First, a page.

If you’re of a sensitive disposition, cover your ears now. Oops, too late. I’ve been away for a quite a long time since the last story update  in which the village bullies were introduced: the terrifying Dom O’Brien and his 2 cronies. (Juggling a hobby-comic with the rest of one’s life is not easy. All in all, it takes at least 2 days to do each one of these pages). After a bit of a « diversion last time, I’m continuing the ‘« Defending the Seventies‘ story in which the bullies were briefly glimpsed.


Dead, after School…

It’s awful, the impact that bullies have on kids (and adults). I recall – as many of you probably also do –  being so scared of leaving the school gates, having been told earlier, “After school, you’re dead!”

The walk home was a route dotted with danger hot-spots, where you might be ambushed, grabbed and shoved against the wall and threatened with murder. Ironically for me, one of those danger zones was beside the local church.

If I saw those guys as they were – now, I’d no doubt be astounded at how young and small and unscary they actually looked. Just little kids! But if they were tough enough, threatening enough, confident enough and just a couple of years older than you, they looked like scary big men.


Only one ever hit

Funnily enough, looking back, I see that most of the bullies never actually even hit me – never mind killed me! But an exception was a guy in secondary school. I’d considered him a friend, and he hung around with us nerds. One day, he seemed to take it into his head to start hitting me. Looking back, I think he wanted to impress the real tough guys in the class who ruled over us (but never hit us). After all, he’d been hanging around with us nerds, and might have preferred to hang around with them instead. Our nerdiness might have been ‘catching’, and we certainly weren’t impressive to associate with. I was an easy target, for use in his experiment. One day in science class, he just started punching me in the upper arm, with the second knuckles of his fingers. Not too hard, but repeatedly. Enough to get very sore after about 5 minutes. I kept telling him to stop and to f**k off whilst trying to laugh it off – instead of hitting back. This just showed him what a pushover I was. After a year, he ruled my life. I was in fear much of the time. Thankfully, after the Intermediate Certificate exams, he, and many other thugs and morons left the school.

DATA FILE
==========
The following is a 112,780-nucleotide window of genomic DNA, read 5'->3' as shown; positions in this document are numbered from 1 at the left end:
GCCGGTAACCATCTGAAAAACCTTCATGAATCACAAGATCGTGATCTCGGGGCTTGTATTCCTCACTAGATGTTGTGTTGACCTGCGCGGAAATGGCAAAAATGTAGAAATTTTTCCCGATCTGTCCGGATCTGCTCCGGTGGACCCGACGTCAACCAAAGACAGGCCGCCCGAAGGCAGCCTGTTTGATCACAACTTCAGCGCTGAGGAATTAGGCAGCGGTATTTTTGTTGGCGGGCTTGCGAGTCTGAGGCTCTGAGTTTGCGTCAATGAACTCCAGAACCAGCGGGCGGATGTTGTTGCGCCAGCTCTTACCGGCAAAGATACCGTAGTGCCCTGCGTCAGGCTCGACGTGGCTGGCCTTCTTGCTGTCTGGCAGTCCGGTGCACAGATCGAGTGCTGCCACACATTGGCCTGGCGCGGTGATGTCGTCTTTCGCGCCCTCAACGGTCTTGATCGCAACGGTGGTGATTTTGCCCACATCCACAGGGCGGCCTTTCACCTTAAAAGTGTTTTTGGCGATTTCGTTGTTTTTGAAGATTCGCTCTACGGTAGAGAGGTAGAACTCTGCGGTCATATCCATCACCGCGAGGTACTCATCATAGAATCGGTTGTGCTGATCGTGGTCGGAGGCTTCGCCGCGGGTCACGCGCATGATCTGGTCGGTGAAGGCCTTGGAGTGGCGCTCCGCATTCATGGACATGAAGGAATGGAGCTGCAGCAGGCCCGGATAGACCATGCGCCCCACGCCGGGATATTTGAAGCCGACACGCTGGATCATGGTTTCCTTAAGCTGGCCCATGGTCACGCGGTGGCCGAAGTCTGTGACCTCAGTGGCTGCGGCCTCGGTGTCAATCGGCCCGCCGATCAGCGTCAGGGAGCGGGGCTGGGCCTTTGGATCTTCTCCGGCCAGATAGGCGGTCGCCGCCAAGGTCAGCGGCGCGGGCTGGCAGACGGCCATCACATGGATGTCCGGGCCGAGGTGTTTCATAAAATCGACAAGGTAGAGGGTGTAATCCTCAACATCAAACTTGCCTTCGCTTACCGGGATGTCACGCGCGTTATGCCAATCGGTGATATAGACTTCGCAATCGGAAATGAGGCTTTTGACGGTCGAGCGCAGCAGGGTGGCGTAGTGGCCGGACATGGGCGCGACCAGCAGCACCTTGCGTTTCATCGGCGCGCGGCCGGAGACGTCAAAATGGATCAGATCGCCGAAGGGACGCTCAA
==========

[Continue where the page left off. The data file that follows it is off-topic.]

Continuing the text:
Dad’s Advice

My dad, who grew up in Liverpool and got into fights daily,  told me: “Kick him hard between the legs and smash him in the face as hard as you can, John. He won’t ever bother you again after that.” I was never  up for testing the theory. What if it didn’t work? Wouldn’t he be like an enraged bear?

Another reason why I didn’t hit him was my fear of damaging another person. I’d lost my cool a few years earlier in Scotland when I was around 8. One of my friends – again – started being nasty to me, and the torment went on for days. Finally, I punched him in the eye, with a tight hard fist, just like dad had showed me. I was proud of myself, walking on air on my way home. I think my parents were proud too. But that night, I went to the weekly Cub (Scouts) meeting and the boy was nowhere to be seen. The other kids told me that he’d had to be “brought to hospital to have an operation on his eye.” I believed them, and the mental block that I’d previously had against hurting people returned with greater force.


A Bully-Magnet

That experience, helped to make me a pushover when I came to Ireland in 1977. My Northern Irish grandad had warned me about the south of Ireland lads, “Those ‘Free State’ boys are tough. Watch out for ’em.” Was he concerned, or just trying to scare me? (OK, now I’m seriously wondering why he told me that… was he just toying with me? Trying to scare me?) I was a quietish, soft type of 9 year old who was into toys, comics, sci-fi, playing soldiers and making things. I wasn’t the sporty type. I stuck out like a sore thumb: yes, I was a Bully-Magnet.

I probably also seemed quite middle-class. On top of which, my family kept moving around. When we moved to Scotland from England in 1972-ish, I was “an English bastard”, and when we moved from Scotland to Ireland in 1977, I was “a Scottish bastard.” You see, I’d got a bit of a Scottish accent by then. So there were lots of reasons to try to bring me down a few pegs: foreign, middle-class and arty. And all the better that I was a softie – very unlikely to hit back, especially after my eye-bruising incident.

So what do I tell my son to do nowadays? “Kick ’em in the nuts and smash ’em in the face”? Walk away? Tell us, and we’ll deal with it? Tell the teacher and be called a squealer? Stand your ground? It’s a tricky one alright.

– John White